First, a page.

Episode 419: Dodging The Hammer

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Half-synopsis, half-transcript. Tell me if you want more, everyone, or if this is a good balance between the two.--Maer

Air Date: 16 Nov 2010
Present: Kim, Maer, Andy, and Bobby

Day One post-ambush
Kuiper II Class, Summer’s Gift
Somewhere in the Black
Time unknown

The hydrogen flash fire burns incredibly hot but incredibly fast, flashing out of existence in an instant. Rina and Joshua are singed, smoking, but alive. Nika is on fire. Beglan slaps the flames out on her clothing and we find that she’s still alive, though obviously wounded and unconscious. We make her as comfortable as we can and continue with our plan: cut ourselves free to the upper deck.

In the nature of the helpful items Potemkin’s left us, he leaves us with a working torch sloshing on a less-than-full reservoir. Shaking it and gauging the amount left inside, Rina surmises she’s got enough for one, maybe two doors’ worth before she’s out of fuel. We must choose our first door to optimize our chances.

We choose to cut open one of the ceiling hatches on the aft transverse corridor. It will lead to the corridor just outside the engine room, leaving us only the engine room door to cut open if necessary. Once inside, we will have a better idea what needs repairing and we may possibly find more things we can use to effect our escape. We drag Yorgei’s cage under the hatch to give Rina the height she needs to reach it and cut it open. Yorgei at this point has lost consciousness and we move him and Nika to the crew lounge. The exercise mats are kinder than the bare metal floor to our patients and the lounge is out of the way of our torch.

Rina fires it up and the sparks fly as she starts cutting. Joshua insists on going through it first when it’s finally free—with Nika unconscious, he’s next in the chain of command and he takes charge. Nothing happens when he lifts the smoking hatch. Nothing shoots him or decapitates him. The corridor above our heads is empty.

The engine is also much louder here and scrambling through to the upper deck, Rina can hear the thrusters screaming, the hull of our ship groaning under the strain. She and Beglan try the door to the engine room. It’s unlocked. And one look is all it takes. We were right—the regulator valve is the main cause of the engines’ distress. It’s missing. There are other things wrong with the engine room—boards sabotaged, gauges broken, wiring pulled. But the biggest priority is repairing the thrusters and the regulator valve.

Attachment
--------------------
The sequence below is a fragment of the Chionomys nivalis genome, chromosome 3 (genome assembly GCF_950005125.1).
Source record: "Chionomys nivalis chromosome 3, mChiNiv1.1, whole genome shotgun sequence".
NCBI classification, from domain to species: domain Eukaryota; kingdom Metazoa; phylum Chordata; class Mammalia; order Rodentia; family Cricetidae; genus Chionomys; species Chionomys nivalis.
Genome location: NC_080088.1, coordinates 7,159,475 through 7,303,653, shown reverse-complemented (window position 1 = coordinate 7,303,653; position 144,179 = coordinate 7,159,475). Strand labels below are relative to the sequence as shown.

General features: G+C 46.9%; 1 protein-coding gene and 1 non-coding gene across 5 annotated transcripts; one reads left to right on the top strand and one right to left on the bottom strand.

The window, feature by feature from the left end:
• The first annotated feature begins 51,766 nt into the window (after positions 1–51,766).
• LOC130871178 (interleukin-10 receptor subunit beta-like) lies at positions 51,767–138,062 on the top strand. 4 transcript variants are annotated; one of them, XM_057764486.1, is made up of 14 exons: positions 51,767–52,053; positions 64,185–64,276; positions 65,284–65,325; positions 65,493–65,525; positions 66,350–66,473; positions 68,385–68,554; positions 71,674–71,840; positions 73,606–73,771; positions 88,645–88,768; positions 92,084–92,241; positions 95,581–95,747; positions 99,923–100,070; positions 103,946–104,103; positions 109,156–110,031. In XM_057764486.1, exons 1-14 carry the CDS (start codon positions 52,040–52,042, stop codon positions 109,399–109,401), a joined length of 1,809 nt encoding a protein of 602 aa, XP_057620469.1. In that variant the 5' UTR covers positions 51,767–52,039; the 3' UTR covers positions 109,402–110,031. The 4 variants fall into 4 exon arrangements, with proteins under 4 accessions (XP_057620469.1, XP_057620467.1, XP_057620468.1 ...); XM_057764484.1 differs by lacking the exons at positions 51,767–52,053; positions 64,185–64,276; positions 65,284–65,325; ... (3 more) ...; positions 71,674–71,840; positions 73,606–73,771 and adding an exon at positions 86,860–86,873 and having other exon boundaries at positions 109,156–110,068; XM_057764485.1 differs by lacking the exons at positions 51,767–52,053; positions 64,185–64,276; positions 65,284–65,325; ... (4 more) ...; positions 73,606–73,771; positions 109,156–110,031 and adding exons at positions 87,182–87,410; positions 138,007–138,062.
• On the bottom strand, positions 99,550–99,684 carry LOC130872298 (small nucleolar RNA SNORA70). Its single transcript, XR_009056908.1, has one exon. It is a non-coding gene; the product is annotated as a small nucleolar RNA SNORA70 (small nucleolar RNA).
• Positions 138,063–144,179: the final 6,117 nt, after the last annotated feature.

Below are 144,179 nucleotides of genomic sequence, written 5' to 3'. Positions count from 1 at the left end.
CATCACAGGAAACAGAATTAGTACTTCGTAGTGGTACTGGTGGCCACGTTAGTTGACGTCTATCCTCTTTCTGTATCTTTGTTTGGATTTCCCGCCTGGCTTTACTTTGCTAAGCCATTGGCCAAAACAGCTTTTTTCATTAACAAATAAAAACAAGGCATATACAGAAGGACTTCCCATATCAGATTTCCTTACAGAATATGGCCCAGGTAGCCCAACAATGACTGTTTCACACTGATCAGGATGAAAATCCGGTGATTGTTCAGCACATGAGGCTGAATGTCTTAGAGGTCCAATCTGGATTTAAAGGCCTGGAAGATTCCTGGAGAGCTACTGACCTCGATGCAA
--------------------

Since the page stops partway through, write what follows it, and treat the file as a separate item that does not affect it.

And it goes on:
Beglan: I think I can use the fuel tank switch-off to feed some fuel into one them and create a system to bypass the valve for a little bit.
Rina: All right. What do you need?
Beglan: Nothin’. I’ll just need that valve soon.

We continue searching for the missing valve parts. The third piece is found by Arden in a second sweep of the lower decks. Thinking on the nature of where the parts were found, Joshua realizes they were all placed in the messiest, most disgusting locations possible—finding and retrieving them is supposed to be part of the punishment, the torture. Arden goes back to the container where we were supposed to be put through the trial by fire and empties the water cooler that released the hydro that burned us. Sure enough, under the water jug itself is the third piece.

All we need is the fourth and we can finally start winning control of our girl.

The door to the airlock stairs is unlocked, as is the door at the top of the stairs. The door at the bottom to the lower deck is welded shut. The weapons locker is unlocked but the locker has been cleaned out. On the upper deck, we check the hatch to the shuttle—the shuttle’s gone. Going forward again, the wardroom’s aft door is welded shut with a bar welded across it. We can’t tell the status of the medbay door or the inner wardroom door. We’ll have to go through the foredeck corridor to check those.

Painfully aware the clock is ticking, we redouble our efforts to finding the last missing part. There is a Geiger counter off to the side and we pick it up warily. Turn it on. Nothing explodes but the counter starts chattering and the display goes off the charts. With a sinking certainty, we check the containers on the upper deck, starting with the starboard aft. We key open the ship’s door and reveal the inner container door. It’s painted with the universally recognized radioactive symbol.

We debate going in as a group or going in alone. Arden goes in alone and takes a look around.

Opening it up, he sees that there is a device cobbled together of spare parts, wires, battery packs, rusty barrels and electronics—and they are clearly marked radioactive. It’s a bunch of containers with wires going everywhere and crap hanging off the entire hodge-podge assembly. There’s even something that looks like a Mr. Fusion on top of the pile. Looking closer, Arden sees a clear acrylic box with a gadget inside. It looks like a control box to the bomb. Arden closes up the container to avoid flooding the ship with more radiation.